The democratisation of ceramic bezels is complete, you can now buy one for $10 The democratisation of ceramic bezels is complete, you can now buy one for $10

The democratisation of ceramic bezels is complete, you can now buy one for $10

Fergus Nash

It’s been the case for centuries. Pioneers of industry pour plenty into R&D, stretching themselves thin to find that one small breakthrough that will separate them from the rest. It’s hard to imagine a modern TV without YouTube connectivity, a modern car without ABS, or a modern phone without the world at your fingertips, but once upon a time, features such as ceramic bezels were reserved for the upper echelon of luxury goods.

ceramic bezels

Now, you’ve got yourself a nice new Seiko 5 Sports, and you feel like snazzing it up a bit with a ceramic bezel. Hop on eBay, browse the colours, and you can pick one up for less than $10 Aussie. How exactly did it come to this? Well, it’s been a journey.


Broadly speaking, ceramic isn’t exactly cutting-edge technology, having been used by humanity at large for the last 26,000 years or so — but in the 21st century its usage has come a long, long way from the earthenware pottery of the stone age. Its immense hardness makes it an ideal material for knives, brake discs on race cars, and extremely durable ball bearings. Jaeger-LeCoultre took advantage of this by putting ceramic bearings in an automatic winding mechanism in 2002, but that was by no means the first use of the material in watchmaking. A variety of different ceramic cases started popping up as early as the ’60s and ’70s on brands such as Rado and Omega, but it was still an expensive and novelty technology, being used only on limited production runs and for exorbitant prices. 

Rado HyperChrome Ashleigh Barty Limited Edition
Rado are well known for their capacity to work with ceramic today.

Fast forward to 2005, and the first mainstream watches to carry ceramic bezels on steel cases, of course, bore the name Rolex. While their patented Cerachrom material wasn’t the first of its kind, it represented an opportunity to refine the technology and market it to the world, as the brand was so used to doing. Given a few years to catch up, the Swiss-made market was flooded with divers boasting high-tech ceramic bezels, with their supreme scratch resistance and glossy lustre. No longer would bezels scuff, wear, and discolour over time, and you could achieve this without a sapphire crystal adding height and distortion to the equation. In the past few years, ceramic bezels have become an expected ingredient for any professional diving watch. Even on entry-level watches, such as the Oris Aquis and Longines HydroConquest, a ceramic bezel is so commonplace as to be hardly worth mentioning.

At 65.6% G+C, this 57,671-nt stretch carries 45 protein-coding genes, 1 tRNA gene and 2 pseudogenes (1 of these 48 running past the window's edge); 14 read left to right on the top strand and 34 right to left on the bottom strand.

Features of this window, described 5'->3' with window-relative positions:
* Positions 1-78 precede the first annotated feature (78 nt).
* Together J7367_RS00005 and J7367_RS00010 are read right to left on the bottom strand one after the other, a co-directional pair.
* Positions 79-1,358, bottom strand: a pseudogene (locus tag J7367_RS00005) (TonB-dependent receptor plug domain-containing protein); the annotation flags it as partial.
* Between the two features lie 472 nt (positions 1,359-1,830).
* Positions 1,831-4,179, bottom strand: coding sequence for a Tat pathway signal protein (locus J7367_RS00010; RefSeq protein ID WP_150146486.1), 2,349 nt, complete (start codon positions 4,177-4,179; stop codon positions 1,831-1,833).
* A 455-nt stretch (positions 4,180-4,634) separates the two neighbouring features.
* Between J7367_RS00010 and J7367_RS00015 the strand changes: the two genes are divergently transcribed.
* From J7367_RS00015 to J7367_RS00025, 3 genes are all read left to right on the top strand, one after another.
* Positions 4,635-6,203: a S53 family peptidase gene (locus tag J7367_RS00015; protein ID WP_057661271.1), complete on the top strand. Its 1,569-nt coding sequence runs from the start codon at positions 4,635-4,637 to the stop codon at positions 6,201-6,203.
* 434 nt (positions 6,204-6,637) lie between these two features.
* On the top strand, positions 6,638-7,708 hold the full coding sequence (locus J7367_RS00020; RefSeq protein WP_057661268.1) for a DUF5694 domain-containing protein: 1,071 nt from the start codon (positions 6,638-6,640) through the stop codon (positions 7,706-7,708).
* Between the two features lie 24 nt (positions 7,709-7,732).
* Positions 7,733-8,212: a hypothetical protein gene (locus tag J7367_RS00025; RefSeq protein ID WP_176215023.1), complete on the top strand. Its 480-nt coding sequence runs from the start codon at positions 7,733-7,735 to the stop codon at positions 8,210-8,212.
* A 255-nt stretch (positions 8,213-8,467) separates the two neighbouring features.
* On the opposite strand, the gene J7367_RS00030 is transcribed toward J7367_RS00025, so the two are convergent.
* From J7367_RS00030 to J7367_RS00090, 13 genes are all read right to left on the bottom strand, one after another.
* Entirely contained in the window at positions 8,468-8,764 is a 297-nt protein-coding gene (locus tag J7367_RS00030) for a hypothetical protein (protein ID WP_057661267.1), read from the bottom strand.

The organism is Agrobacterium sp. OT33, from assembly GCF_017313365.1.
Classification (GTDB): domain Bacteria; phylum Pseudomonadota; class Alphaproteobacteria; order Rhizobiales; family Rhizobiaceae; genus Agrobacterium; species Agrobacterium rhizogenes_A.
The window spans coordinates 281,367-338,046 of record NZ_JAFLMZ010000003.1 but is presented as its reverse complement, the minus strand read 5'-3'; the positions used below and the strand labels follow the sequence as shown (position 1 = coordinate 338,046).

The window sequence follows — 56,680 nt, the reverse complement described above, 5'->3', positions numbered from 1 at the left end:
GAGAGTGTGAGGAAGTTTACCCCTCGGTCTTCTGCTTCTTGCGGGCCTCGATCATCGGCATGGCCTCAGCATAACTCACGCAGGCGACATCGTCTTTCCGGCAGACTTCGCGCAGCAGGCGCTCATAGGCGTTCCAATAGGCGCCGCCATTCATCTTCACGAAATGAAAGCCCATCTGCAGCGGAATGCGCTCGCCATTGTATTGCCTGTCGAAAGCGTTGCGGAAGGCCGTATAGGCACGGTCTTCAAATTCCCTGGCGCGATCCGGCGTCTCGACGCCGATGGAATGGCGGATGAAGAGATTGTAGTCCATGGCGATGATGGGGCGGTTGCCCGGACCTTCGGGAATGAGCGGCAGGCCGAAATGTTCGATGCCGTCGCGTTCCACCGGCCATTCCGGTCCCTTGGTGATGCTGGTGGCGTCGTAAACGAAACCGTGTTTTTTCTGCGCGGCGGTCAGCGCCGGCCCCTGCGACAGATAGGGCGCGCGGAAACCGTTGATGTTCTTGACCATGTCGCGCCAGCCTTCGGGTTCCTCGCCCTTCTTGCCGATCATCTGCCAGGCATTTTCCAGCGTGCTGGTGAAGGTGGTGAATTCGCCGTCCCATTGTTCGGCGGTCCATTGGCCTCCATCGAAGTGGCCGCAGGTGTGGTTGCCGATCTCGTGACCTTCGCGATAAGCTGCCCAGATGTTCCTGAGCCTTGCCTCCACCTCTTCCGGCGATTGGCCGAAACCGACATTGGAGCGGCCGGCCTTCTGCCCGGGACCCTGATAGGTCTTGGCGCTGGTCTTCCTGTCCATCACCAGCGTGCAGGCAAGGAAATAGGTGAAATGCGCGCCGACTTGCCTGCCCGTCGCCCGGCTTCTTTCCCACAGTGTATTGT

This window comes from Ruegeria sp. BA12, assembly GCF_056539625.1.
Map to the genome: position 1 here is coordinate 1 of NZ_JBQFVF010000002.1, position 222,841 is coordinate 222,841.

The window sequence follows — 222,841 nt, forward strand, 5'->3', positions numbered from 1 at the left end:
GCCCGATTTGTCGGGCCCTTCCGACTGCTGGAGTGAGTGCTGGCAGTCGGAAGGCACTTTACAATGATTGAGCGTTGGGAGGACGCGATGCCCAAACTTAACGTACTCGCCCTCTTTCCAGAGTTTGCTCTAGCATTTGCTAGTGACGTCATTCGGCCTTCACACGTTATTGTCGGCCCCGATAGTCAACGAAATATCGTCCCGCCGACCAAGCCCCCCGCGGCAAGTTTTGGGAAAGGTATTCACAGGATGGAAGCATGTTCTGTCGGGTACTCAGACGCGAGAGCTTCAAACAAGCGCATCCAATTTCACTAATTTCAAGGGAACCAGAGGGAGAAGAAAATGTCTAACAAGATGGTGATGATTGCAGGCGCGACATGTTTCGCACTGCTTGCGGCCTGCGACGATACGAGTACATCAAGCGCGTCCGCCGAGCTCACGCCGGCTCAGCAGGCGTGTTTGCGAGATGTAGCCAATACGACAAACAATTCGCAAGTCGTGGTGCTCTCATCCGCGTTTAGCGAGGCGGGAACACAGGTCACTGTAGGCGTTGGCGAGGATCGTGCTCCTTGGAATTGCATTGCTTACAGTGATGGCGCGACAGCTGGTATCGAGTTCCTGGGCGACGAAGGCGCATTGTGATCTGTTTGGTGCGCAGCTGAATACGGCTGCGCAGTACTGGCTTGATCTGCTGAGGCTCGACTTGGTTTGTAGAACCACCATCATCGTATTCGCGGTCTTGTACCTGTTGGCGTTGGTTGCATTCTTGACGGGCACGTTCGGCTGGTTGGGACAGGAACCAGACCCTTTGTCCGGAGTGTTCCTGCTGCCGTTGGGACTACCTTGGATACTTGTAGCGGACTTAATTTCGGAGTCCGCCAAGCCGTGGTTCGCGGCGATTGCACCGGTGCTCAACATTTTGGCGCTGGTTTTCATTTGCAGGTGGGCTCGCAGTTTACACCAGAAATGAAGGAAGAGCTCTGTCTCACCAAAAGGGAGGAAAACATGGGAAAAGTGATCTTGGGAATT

Of course, aluminium bezels still have their time and place. Even though they’ve only been ‘outdated’ for a little more than a decade, they’re already classed as vintage-flavoured. Especially on some of Tudor’s Black Bay series, and the new 007 Edition Seamaster 300M, the aluminium bezel harks back to a different era, usually offering brushed textures and matte finishes that tend to fly under the radar a little bit more. Sapphire-covered bezels are similarly thought of as old-fashioned, although that’s been the case since aluminium made bakelite redundant. So where does this leave the ceramic bezel’s future?

While mass-produced ceramic bezels are now incredibly easy to source from Chinese factories, such as the ones found on Parnis, Pagani Design, and a litany of Seiko modding supply shops, it’s become clear that the trickle-down economics of wristwatch innovation has fully taken hold. Evolution is still taking place, though, with Rolex pushing the envelope when it comes to different colouring processes, and Omega finding new ways to incorporate innovative technologies, such as an infilled liquidmetal section in their Planet Ocean Big Blue.

It will certainly be interesting to see how watches look in 50 years’ time, with their cases scratched, beaten, and dials potentially tastefully aged, with bezels that still look brand new. Their progression should, in theory, continue to make the technology more accessible, affordable, and beneficial to the watchmaking community. Ceramic cases, while existing for a lot longer than just ceramic bezel inserts, are slowly becoming more commonplace. Can we expect to see sub $200 full-ceramic cased watches within the next 10 years? It’s really quite insane to think about the technological value of modern cheap watches, if you know where to look. I’m sure that we can only look forward to more innovations up high, so that we can eventually enjoy them at the value end.